Remember when I said, “Don’t worry about editing, just write.”?

Well, that was cute for the first draft. But once that’s finished, it’s time to get serious and start the editing process.

To paraphrase Ernest Hemingway,  E.B. White, Roald Dahl and Truman Capote: writing IS rewriting.


When I finished the first full draft of my novel, I thought I was just inches away from the finish line. Little did I know that it would be a good year-and-a-half before my manuscript was ready to send to agents. And six months later, after hearing  valuable feedback from some of those agents, I’m back to making edits again. 

Editing is a long process that doesn’t end with getting an agent. Once you find someone to represent your book, there will likely be more edits before they feel the manuscript is ready to shop around. Then if a publishing house picks the book up, it will go through even more revisions with their editor.

Knowing all of that, it’s easy to understand why people say that writing 10% putting words on paper and 90% editing.

So there I was, blissfully unaware of the many steps that came after finishing that first draft. I reached out to my friend Kristin Harmel, an International Bestselling Author, and asked how she went from her first draft to the second.

This was her advice:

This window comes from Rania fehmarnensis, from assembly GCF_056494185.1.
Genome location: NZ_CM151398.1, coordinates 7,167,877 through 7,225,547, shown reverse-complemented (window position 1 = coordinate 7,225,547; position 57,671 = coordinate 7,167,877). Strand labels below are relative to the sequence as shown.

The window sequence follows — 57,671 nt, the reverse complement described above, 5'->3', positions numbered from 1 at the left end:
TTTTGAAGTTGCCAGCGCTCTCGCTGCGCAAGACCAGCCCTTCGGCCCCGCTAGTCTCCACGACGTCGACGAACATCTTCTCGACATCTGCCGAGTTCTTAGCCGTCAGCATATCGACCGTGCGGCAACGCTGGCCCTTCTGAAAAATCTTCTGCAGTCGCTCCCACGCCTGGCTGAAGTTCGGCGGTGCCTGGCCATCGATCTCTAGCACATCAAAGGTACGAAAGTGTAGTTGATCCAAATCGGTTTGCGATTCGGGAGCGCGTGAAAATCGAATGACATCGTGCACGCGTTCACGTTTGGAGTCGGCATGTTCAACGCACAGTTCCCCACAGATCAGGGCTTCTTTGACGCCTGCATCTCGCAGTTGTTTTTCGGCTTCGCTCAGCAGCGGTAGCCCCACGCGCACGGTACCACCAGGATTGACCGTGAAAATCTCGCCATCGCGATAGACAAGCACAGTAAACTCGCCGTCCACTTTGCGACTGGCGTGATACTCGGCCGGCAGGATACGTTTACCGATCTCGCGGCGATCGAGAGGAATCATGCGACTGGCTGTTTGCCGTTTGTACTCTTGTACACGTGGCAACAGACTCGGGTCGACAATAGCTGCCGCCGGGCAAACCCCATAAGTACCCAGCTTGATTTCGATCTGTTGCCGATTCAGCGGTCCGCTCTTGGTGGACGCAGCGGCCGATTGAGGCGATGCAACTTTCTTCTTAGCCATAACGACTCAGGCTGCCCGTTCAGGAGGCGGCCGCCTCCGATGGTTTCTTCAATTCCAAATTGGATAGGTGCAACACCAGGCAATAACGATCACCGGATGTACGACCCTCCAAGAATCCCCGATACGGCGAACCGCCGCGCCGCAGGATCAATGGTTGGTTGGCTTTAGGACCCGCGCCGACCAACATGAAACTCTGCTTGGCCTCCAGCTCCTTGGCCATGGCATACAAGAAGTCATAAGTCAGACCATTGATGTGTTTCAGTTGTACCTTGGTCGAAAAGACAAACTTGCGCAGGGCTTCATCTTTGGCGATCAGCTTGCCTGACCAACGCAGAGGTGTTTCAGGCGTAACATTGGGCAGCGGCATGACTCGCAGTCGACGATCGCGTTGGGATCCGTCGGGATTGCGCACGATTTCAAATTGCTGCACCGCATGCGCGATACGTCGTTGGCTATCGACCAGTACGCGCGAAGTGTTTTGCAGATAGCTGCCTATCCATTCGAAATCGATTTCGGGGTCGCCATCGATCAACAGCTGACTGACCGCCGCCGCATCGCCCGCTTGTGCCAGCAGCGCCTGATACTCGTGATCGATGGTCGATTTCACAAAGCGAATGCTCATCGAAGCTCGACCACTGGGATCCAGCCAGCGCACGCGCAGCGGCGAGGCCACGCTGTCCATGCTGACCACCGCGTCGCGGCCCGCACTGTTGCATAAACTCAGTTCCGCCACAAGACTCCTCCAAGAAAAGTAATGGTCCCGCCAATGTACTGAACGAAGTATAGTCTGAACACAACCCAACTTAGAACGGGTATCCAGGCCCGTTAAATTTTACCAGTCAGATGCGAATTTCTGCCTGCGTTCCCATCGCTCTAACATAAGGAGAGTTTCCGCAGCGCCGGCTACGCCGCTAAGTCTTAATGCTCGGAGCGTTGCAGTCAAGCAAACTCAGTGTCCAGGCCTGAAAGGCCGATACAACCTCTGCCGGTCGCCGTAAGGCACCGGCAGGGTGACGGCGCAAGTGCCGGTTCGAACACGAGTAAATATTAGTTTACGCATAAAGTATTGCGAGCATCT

• Print out the manuscript and go through it twice—once for major things (scenes that drag on too long, characters that aren’t developed enough and plot threads that aren’t tied up) and another time for grammar, punctuation, etc.
  • Save the original file as “Draft 2” and go through the marked up pages, updating the document as you go.
  • Set it aside for (at least) one week.
  • Read Draft 2 on the computer, this time going through and making changes as you read. (I would save this as Draft 2.5 just so the original second draft is saved somewhere.)
  • Print it out and go through once more by hand and mark up any problems.
  • Save the file as Draft 3 and make all the changes that were marked up.


I followed Kristin’s advice to get from Draft 1 to Draft 2, but then I felt so confident that I skipped the steps that came next. I had been working on my novel for 15 years. It was ready. Or so I thought. 

It turns out, I was nowhere near ready. I needed a Draft 3, and so will you.  Trust me. It’s worth noting that same manuscript is currently saved on my computer as Draft 5. 

I quickly realized my mistake and went back to follow the rest of the steps listed above, plus an additional one:

After a reader pointed out that I’d left an ‘f’ out of the Eiffel Tower and forgot the apostrophe after Dunkin’ Donuts, I went through the manuscript and circled any proper brand name, city, landmark, national monument, etc.

As I went through the manuscript making edits from the marked up copy, I double checked the spelling and formatting every time I came across one of those circled words. I found it was a helpful and necessary step to avoid mistakes like leaving an ‘s’ off of CliffsNotes or making it two words instead of one. It’s all in the details!